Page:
Title

Evaluating the Efficacy of Telepractice Speech Therapy for an Adult Who Covertly Stutters

Date

12-8-2020 9:20 AM

Abstract

The aim of this case study is to evaluate the efficacy of telepractice speech therapy sessions using a holistic therapeutic approach (e.g. stuttering modification, avoidance reduction, acceptance and commitment therapy) to reduce avoidance of stuttering and increase positive self-image as a communicator for an adult who covertly stutters as compared to baseline. The current study utilizes an ABM single-subject experimental design (SSED) format (baseline [A], intervention [B] and maintenance [M]). Measures of the participant’s baseline attitudes toward their stutter were taken using the Overall Assessment of the Speaker’s Experience of Stuttering - Adult Version (OASES-A) and percent of words stuttered (%WS) prior to the start of intervention. The participant received bi-weekly speech therapy sessions over the course of 9 weeks, including both a 1-hour individual therapy session and a 1-hour group therapy session. During the intervention phase, weekly data points of frequency of stuttering (%WS out of a 300- word conversational sample) and self-report of avoidance using a Likert scale were collected. The intervention phase has been completed and the participant is currently in the maintenance phase. Data collection and analysis will be completed by mid-July. Data will be analyzed via visual inspection to observe any possible effects of intervention.

Biographies

Patrizha Schroth
Major: Speech and Hearing Sciences
Patrizha Schroth is an undergraduate student at Portland State University majoring in Speech and Hearing Sciences. She is performing research under Dr. Megann McGill through the PSU Stuttering Lab and is expected to complete her research in Summer 2020. She has been a member of the stuttering lab since 2017, coding speech samples for individuals who stutter who are receiving speech therapy services via telepractice through PSU. She has completed a directed clinical assistantship for the aphasia support group through the Adult Language Clinic, and has also interned for the Oregon Health Authority as a newborn hearing screener. Her research interests include using telepractice to increase accessibility to speech therapy services, stuttering and avoidance, and neurogenic communication disorders. She will begin the master’s program for Speech-Language Pathology (SLP) at PSU in the Fall of 2020, aspiring to become a medical SLP and eventually acquire her PhD to perform further research on communication disorders.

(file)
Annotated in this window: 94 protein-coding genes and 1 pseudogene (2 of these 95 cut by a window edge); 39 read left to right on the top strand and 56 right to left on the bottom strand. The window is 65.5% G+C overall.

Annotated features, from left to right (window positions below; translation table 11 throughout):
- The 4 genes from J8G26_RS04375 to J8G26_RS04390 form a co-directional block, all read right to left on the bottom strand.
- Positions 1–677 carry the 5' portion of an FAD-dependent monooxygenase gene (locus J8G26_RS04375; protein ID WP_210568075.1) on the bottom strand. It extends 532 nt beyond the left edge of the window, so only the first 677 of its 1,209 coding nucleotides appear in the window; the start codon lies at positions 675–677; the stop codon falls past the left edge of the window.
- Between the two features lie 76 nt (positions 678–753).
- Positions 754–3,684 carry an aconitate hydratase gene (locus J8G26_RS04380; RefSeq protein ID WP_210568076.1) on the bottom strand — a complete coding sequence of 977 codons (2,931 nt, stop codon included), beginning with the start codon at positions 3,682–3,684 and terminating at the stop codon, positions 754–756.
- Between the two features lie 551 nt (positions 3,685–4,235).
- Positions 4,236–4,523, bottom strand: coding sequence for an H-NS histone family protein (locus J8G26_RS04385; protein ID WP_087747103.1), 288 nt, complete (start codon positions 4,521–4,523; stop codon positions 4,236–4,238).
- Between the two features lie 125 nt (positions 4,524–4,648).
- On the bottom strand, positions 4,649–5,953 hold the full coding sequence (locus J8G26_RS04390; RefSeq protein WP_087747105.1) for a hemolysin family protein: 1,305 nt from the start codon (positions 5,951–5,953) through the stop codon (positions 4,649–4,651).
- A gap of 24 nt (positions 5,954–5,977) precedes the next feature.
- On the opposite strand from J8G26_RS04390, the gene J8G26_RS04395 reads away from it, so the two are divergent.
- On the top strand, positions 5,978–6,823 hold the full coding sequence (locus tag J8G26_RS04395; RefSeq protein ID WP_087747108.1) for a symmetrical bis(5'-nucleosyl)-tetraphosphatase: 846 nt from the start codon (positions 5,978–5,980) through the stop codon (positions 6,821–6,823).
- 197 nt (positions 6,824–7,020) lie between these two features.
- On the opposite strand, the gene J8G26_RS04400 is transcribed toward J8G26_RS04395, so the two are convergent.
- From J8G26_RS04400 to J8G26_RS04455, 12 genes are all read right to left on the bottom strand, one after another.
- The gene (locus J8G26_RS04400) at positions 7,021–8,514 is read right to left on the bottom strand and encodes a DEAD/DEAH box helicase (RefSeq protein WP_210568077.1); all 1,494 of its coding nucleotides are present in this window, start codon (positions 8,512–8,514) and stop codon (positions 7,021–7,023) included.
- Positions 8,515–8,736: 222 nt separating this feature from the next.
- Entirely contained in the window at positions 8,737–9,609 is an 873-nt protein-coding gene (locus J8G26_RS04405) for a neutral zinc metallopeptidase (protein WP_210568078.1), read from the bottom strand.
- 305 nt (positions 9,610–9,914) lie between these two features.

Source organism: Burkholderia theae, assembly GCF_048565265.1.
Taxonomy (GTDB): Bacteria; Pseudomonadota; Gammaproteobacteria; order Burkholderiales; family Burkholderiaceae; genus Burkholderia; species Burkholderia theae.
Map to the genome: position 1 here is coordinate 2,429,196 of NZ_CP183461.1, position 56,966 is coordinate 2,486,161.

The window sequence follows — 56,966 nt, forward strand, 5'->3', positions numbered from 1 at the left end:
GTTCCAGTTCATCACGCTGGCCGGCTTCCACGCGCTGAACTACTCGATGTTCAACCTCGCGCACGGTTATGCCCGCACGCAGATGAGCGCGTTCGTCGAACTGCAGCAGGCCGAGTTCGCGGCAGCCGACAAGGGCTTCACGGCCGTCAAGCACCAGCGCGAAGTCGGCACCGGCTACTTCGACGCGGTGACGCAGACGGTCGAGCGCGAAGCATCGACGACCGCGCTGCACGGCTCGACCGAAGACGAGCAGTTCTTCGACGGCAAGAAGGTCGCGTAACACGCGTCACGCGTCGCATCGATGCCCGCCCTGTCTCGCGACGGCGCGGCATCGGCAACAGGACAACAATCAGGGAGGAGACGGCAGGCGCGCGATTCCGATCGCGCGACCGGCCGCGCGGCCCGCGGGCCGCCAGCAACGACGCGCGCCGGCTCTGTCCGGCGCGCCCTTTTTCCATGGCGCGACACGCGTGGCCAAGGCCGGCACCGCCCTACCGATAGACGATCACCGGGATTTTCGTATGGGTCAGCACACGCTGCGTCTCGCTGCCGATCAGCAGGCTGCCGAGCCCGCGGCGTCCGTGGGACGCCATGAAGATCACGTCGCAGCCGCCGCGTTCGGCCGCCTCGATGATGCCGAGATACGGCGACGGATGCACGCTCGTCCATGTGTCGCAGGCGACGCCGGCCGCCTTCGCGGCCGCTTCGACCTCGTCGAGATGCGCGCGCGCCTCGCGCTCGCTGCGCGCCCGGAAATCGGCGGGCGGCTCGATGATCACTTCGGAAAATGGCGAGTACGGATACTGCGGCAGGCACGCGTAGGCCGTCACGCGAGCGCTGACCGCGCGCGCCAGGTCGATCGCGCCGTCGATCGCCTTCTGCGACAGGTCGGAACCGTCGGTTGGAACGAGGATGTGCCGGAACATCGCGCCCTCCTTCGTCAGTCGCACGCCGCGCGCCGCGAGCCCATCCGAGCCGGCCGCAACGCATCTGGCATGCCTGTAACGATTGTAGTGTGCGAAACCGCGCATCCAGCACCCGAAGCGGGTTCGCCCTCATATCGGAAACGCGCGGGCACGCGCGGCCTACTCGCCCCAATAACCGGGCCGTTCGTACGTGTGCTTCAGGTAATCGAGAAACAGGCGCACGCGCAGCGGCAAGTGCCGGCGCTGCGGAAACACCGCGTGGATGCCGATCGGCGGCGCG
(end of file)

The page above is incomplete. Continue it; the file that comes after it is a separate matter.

Faculty Mentor: Dr. Megann McGill
Megann McGill, PhD, CCC-SLP is an Assistant Professor in the Department of Speech & Hearing Sciences at Portland State University. Her research lab (the PSU Stuttering Lab) explores telepractice: a rapidly growing clinical approach within healthcare that allows for the provision of services over the Internet. Her work focuses on the efficacy and efficiency of using telepractice for speech-language therapy with children and adults who stutter. Specifically, she is interested in determining if telepractice services are valid and reliable means of conducting initial evaluations and ongoing therapy for clients who stutter.

Disciplines

Speech and Hearing Science

Persistent Identifier

https://archives.pdx.edu/ds/psu/33522

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Aug 12th, 9:20 AM

Evaluating the Efficacy of Telepractice Speech Therapy for an Adult Who Covertly Stutters

The aim of this case study is to evaluate the efficacy of telepractice speech therapy sessions using a holistic therapeutic approach (e.g. stuttering modification, avoidance reduction, acceptance and commitment therapy) to reduce avoidance of stuttering and increase positive self-image as a communicator for an adult who covertly stutters as compared to baseline. The current study utilizes an ABM single-subject experimental design (SSED) format (baseline [A], intervention [B] and maintenance [M]). Measures of the participant’s baseline attitudes toward their stutter were taken using the Overall Assessment of the Speaker’s Experience of Stuttering - Adult Version (OASES-A) and percent of words stuttered (%WS) prior to the start of intervention. The participant received bi-weekly speech therapy sessions over the course of 9 weeks, including both a 1-hour individual therapy session and a 1-hour group therapy session. During the intervention phase, weekly data points of frequency of stuttering (%WS out of a 300- word conversational sample) and self-report of avoidance using a Likert scale were collected. The intervention phase has been completed and the participant is currently in the maintenance phase. Data collection and analysis will be completed by mid-July. Data will be analyzed via visual inspection to observe any possible effects of intervention.